Growing Interest in Voluntary After-Tax Contributions to 401(k) Plans

Voluntary after-tax contributions are just what it sounds like. These contributions are made in after-tax dollars and the taxes on the earnings are deferred until the year of distribution. Most 401(k) plans do not allow voluntary after-tax contributions because there has been little interest from participants. However, interest in after-tax contributions is growing due to a recent Internal Revenue Notice that allows the rollover of after-tax contributions from a 401(k) plan to a Roth IRA while the earnings on such contributions are rolled to a traditional IRA.

After-tax contributions are generally of interest only to highly compensated employees bumping up against the annual limit on deferrals and Roth contributions (for 2019, $19,000 / $25,000 if 50 or older), and whose income level prevents them from contributing to a traditional or Roth IRA. The only remaining opportunity for such individuals to save on a tax-advantaged basis is nondeductible IRA contributions (annual limit is $6,000 / $7,000 if 50 or older). In a 401(k) plan that permits voluntary after-tax contributions, such individuals may contribute on an after-tax basis up to the annual limit on all contributions (for 2019, $56,000 / $62,000 if 50 or older). Thus, if an individual elects pretax deferrals up to the annual limit of $19,000, there is still an opportunity to make up to $37,000 in after-tax contributions.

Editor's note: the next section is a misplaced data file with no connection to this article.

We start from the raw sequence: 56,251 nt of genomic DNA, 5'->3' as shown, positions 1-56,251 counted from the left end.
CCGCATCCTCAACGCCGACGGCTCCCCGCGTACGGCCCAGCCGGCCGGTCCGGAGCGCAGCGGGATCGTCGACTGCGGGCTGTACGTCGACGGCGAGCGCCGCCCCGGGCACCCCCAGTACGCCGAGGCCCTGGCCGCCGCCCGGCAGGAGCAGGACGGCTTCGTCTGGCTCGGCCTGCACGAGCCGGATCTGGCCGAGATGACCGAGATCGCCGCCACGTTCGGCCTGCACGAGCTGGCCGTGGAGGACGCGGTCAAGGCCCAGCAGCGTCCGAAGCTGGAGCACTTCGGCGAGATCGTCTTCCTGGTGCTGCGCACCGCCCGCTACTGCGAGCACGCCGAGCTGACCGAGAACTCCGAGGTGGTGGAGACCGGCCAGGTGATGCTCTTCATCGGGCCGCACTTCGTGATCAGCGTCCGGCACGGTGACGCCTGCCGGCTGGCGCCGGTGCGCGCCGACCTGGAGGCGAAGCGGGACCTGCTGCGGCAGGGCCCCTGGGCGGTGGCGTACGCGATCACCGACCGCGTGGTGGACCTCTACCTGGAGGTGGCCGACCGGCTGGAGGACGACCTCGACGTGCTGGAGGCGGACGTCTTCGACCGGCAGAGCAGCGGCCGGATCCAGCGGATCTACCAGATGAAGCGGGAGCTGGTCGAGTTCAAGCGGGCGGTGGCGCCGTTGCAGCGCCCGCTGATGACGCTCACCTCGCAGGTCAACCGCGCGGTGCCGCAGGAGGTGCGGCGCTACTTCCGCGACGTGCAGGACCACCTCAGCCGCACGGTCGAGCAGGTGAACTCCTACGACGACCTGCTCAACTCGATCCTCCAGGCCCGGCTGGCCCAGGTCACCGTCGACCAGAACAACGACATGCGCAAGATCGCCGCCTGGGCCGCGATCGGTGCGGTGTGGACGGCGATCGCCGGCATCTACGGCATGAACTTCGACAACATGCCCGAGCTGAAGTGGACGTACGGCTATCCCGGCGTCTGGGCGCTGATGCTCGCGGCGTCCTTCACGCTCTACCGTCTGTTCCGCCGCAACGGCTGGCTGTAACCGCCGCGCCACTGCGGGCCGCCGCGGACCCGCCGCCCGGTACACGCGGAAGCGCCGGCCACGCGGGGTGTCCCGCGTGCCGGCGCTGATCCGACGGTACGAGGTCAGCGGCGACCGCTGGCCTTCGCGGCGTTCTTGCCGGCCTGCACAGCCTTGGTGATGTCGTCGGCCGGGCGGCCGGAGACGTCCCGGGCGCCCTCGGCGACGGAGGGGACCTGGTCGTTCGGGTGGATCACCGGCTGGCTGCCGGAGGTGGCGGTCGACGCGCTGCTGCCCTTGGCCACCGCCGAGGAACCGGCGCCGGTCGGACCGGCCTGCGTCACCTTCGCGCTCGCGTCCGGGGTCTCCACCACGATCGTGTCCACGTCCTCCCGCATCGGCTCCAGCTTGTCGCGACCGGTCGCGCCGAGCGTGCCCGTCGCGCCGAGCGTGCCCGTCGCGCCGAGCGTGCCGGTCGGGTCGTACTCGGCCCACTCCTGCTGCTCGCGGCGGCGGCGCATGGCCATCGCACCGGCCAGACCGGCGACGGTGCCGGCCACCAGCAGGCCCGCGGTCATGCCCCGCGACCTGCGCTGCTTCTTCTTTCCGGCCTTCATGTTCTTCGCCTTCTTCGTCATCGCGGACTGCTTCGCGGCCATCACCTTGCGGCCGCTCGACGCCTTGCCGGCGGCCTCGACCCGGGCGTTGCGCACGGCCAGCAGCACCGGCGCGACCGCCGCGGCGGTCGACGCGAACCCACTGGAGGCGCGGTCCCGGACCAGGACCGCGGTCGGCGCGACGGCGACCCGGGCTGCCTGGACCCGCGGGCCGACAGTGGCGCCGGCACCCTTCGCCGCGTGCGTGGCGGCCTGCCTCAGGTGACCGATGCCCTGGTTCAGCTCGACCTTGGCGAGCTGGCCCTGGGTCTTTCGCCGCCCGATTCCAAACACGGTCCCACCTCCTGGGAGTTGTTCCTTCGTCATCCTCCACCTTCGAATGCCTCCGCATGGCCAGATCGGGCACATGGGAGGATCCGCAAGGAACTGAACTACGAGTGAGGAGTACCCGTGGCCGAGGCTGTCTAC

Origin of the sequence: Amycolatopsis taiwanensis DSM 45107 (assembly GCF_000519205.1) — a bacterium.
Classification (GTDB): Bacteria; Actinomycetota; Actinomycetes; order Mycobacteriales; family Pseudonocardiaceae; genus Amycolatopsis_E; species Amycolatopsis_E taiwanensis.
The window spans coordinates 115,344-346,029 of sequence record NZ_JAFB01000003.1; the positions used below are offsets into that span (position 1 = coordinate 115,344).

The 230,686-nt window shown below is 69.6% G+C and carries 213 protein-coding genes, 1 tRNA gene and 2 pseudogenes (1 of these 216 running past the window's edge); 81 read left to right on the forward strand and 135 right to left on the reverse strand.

When the individual is eligible for a distribution, the after-tax contributions may be rolled to a Roth IRA and their future earning may escape all taxation. However, there is a significant limit on the ability of highly compensated employees to contribute after-tax because these contributions are included in the actual contribution percentage test (“ACP test”) that applies to matching contributions. Since non-highly compensated employees rarely make after-tax contributions, most plans will fail the ACP test if more than a few highly compensated employees make significant after-tax contributions. Failing this test forces the return of much of the after-tax contributions.

This information was developed as a general guide to educate plan sponsors and is not intended as authoritative guidance or tax/legal advice. It is not intended to provide specific legal, tax or other professional advice. The services of an appropriate professional should be sought regarding your individual situation.